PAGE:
Once creatures make their way onto the board, the heroes have another action that they are able to take aside from simply moving. That is they are able to fight. Let me explain how fighting works a little bit. A hero that shares a space with a creature may attack that creature. Likewise, a hero with a bow may attack a creature from an adjacent space. To attack a hero follows a few simple steps. First the hero’s time marker is moved ahead 1 space for each round of battle. The hero then rolls all the dice available to them as indicated by their current willpower points. They then add their strength points to their highest roll to get a battle value. The hero can then use a witch’s brew or medicinal herb if they have one and would like to use it at this time. At this point, the creatures react. The players note the strength and willpower points of the creature. The player to the left of the attacking player rolls the creature’s available dice. Just like with the player’s character, the highest die value is used. However if there are dice with an identical number, these are added together. If this number yeilds a higher value than the highest rolled number, this new value is used instead. The creature’s strength points are then added to this number to obtain it’s battle value. The difference between the two battle values is deducted from the willpower points of the defeated side. If the creature and hero still have willpower points, the battle continues and a new battle round takes place. This continues till either the hero has no more time left on the time track or they choose to disengage from the battle. Once the creature loses all of it’s willpower points, it is defeated. The hero player then takes their choice of gold or willpower points. The amount is determined by the strength points of the creature as designated on the creature display. The defeated creature is then placed on space 80 and the Narrator pawn advances 1 space. If by chance, the player loses all of their willpower points, they not only lose the battle but also a strength point to boot. He then gains back 3 willpower points and play passes to the next player. Players can also work together to attack a creature by adding all their available dice and then adding the highest value from each player together to get a battle value. That battle value number is exactly the same as if it was a single character attacking with the difference being subtracted from the loser(s).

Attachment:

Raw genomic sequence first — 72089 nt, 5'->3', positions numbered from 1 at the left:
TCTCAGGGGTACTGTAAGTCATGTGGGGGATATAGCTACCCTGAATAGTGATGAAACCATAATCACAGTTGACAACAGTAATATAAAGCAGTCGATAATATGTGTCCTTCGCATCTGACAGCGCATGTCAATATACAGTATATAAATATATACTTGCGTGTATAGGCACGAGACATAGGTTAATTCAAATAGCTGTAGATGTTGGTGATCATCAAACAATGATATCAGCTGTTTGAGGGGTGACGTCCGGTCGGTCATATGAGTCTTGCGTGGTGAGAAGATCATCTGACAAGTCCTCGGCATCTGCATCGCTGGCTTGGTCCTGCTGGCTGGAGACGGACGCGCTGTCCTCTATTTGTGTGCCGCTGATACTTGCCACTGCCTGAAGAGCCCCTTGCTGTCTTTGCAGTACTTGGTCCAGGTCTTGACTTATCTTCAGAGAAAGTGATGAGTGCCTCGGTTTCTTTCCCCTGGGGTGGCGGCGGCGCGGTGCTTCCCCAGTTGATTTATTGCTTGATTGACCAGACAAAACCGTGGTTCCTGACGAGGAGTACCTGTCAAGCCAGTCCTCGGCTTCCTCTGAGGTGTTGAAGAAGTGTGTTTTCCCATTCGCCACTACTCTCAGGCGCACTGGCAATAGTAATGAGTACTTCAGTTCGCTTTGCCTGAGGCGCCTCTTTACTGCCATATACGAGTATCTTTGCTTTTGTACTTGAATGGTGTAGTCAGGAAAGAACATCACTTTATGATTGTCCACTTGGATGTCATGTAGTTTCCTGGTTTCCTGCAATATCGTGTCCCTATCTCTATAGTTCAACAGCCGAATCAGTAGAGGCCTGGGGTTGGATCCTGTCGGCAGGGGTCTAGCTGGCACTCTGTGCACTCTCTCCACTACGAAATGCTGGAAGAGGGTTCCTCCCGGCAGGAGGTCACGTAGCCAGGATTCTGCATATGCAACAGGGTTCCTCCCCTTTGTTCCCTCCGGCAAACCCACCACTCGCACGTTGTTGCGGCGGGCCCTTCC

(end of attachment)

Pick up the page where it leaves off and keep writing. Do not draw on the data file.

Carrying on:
The game continues until one of a couple of things happen. The game can end with the heroes victorious if they manage to complete all the Legend goals before the Narrator reaches the “N” on the Legend track. If by chance the Narrator does reach the “N”, the game is also over but in this case, the heroes lose. Another way the game can end for the heroes is if too many creatures enter the castle. Any time a creature enters the castle, they are placed on one of the golden shields next to the castle. The number of shields varies for the different number of players. If a creature enters and there are no more shields left for them to be placed on, the game ends and the heroes are defeated.